The magnitude of the post-2000 [household] credit boom was unprecedented…The increase in household indebtedness in many advanced economies was on average 20 percentage points of GDP higher than in other credit cycles in the past…With household debts barely off their peak levels, the deleveraging process in euro area countries is expected to take many more years if debt is to return to the 2000 level. A notable [contrast] is the US, which is two-thirds of the way through the pre-crisis level.”

In most historical episodes, household deleveraging was facilitated by higher inflation, and an expansionary fiscal policy…Projections suggest that the macroeconomic context this time around will be more challenging. Euro area inflation is expected to undershoot the price stability objective…Likewise, fiscal policy will be less supportive of private sector deleveraging than in past episodes, because public debt levels are significantly higher in most countries now than in the past.”

Financial sector deleveraging

“In many euro area countries, a highly leveraged financial sector impairs intermediation and burdens the sovereign. Many banks in periphery economies had traditionally relied on wholesale funding, and have built large exposures to sovereigns and the real estate market. The share of non-performing loans (NPLs)—both from households and corporates—has risen rapidly, increasing uncertainty surrounding the banks’ asset quality, and in turn increasing funding costs and driving share prices down. In a fragmented European financial market, such banks face an uphill battle to strengthen their capital position, so as to provision for NPLs, buffer their sovereign exposure, and meet new regulatory requirements.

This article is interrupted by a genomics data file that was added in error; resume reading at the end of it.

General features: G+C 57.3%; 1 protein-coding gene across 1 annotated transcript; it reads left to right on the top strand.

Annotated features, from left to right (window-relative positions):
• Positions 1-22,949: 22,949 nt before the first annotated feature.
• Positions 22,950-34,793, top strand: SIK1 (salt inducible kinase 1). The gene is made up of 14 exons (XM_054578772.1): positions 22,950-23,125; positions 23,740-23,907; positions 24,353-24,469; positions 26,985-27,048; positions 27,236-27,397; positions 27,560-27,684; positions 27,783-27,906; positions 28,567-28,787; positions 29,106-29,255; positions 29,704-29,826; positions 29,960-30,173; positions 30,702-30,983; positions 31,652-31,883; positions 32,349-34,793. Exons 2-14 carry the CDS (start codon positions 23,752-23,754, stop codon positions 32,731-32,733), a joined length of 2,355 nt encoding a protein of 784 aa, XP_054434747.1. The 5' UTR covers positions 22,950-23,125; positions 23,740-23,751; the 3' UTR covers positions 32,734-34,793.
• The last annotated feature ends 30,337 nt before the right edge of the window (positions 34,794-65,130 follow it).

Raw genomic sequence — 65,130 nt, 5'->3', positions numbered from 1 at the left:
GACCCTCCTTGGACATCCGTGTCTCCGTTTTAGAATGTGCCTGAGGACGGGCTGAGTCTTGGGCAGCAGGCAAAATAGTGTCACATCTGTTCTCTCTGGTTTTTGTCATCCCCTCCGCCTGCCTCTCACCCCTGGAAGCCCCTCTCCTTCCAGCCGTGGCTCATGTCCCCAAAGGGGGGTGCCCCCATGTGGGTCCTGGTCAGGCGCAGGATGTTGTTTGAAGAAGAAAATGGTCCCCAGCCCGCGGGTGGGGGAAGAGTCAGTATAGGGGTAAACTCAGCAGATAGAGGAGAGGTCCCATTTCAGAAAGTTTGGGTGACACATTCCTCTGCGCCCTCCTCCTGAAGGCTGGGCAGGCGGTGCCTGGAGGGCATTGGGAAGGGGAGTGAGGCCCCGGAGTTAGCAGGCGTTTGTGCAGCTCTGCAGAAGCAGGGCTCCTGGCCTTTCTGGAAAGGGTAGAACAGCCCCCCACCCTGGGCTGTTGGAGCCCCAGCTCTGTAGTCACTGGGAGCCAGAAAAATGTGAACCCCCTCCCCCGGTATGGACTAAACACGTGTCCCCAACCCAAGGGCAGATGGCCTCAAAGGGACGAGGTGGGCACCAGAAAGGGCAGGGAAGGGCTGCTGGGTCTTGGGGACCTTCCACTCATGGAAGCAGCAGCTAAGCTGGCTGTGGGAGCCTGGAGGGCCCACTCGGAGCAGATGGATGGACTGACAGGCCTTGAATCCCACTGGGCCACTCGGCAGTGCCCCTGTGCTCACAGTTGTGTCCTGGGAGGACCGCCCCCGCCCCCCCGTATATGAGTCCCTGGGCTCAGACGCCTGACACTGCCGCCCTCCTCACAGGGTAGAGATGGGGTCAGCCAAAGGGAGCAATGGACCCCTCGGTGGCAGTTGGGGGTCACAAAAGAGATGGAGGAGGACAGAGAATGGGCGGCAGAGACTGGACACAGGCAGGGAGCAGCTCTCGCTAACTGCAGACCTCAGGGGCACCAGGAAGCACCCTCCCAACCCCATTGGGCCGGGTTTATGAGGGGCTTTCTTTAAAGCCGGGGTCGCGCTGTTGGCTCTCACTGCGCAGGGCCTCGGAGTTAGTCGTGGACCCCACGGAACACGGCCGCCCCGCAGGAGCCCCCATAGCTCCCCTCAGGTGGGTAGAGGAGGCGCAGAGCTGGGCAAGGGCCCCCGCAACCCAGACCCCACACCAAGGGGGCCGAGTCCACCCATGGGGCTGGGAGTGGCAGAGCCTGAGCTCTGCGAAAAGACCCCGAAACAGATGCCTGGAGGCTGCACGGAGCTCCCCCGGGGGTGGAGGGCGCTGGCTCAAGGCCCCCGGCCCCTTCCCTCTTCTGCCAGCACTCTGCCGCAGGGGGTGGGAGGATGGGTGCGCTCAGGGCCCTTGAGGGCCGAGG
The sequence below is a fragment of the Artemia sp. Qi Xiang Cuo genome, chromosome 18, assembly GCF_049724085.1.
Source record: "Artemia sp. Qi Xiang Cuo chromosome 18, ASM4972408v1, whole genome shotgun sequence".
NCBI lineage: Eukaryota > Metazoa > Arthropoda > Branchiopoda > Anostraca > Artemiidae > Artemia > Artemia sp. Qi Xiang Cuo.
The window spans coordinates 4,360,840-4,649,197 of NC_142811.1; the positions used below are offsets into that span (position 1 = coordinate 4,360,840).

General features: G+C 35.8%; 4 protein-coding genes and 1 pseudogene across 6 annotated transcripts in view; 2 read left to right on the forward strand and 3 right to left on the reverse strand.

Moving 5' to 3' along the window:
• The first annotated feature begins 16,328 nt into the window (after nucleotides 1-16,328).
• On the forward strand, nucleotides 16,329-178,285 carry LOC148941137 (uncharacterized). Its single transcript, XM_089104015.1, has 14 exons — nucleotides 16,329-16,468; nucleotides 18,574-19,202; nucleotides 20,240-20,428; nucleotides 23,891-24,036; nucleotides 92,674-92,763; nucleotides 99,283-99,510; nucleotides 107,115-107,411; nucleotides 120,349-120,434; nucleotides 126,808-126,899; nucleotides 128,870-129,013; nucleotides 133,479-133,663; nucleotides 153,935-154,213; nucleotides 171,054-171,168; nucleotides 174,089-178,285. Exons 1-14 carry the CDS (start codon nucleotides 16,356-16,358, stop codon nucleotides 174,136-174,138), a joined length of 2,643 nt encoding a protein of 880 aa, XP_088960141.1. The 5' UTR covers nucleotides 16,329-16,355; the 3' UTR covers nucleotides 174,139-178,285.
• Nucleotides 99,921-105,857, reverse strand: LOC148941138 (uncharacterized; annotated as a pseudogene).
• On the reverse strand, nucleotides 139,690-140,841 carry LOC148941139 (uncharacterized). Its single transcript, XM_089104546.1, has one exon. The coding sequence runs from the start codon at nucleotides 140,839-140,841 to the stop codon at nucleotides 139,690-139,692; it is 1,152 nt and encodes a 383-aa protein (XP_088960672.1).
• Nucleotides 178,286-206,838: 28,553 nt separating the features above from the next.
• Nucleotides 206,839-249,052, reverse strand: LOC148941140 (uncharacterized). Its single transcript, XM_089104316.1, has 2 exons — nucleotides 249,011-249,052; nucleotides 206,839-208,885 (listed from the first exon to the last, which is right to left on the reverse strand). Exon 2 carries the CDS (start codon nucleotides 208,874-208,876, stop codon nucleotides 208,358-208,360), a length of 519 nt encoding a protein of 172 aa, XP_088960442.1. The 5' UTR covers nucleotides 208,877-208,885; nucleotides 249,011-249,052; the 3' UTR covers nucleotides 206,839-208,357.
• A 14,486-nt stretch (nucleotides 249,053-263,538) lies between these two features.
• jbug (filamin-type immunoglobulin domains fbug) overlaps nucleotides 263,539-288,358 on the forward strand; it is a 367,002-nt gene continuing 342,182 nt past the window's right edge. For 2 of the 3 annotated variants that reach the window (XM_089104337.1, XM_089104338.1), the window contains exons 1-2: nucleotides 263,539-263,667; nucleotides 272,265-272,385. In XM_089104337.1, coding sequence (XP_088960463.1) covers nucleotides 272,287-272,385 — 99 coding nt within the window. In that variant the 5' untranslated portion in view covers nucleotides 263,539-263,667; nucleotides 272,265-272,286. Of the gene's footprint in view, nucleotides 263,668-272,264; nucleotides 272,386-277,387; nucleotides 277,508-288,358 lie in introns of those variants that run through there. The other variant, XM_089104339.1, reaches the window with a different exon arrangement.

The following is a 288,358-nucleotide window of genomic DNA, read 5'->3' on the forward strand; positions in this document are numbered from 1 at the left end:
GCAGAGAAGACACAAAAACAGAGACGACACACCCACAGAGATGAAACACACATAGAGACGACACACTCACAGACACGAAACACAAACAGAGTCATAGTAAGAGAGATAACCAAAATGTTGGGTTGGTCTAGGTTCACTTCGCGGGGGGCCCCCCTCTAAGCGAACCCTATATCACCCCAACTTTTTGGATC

“As the private sector entered the deleveraging cycle, debt “migrated” to the public sector—through bank recapitalization or debt financed fiscal demand support—while other sectors moved to reduce their debt burden.”

Impact of private sector deleveraging on growth

“Cecchetti et al, 2011… find that corporate debt beyond 90 percent of GDP and household debt beyond 85 percent of GDP become a drag on growth. A recent IMF World Economic Outlook concludes that recessions that are preceded by a run up in household debt tend to be more severe and protracted.”

Historical experience suggests that household deleveraging in the euro area will continue to weigh down on growth. Average annual real GDP and consumption growth were about 1.5 percent lower during the deleveraging period than in the preceding period.”

“An econometric analysis suggests that the negative growth impact of debt in one sector depends on the level of indebtedness in the other sectors. When the three sectors—government, households, and corporate—have above average debt levels, the negative growth impact of debt is highest. Results support the hypothesis that the confluence of debt in more than one sector exacerbates the negative feedback loops that arise in times of crisis.”

“The analysis also suggests that private sector debt may be more detrimental to growth than public sector debt. Regressions identify a stronger and more statistically significant association between private sector debt and growth than between government debt and growth.”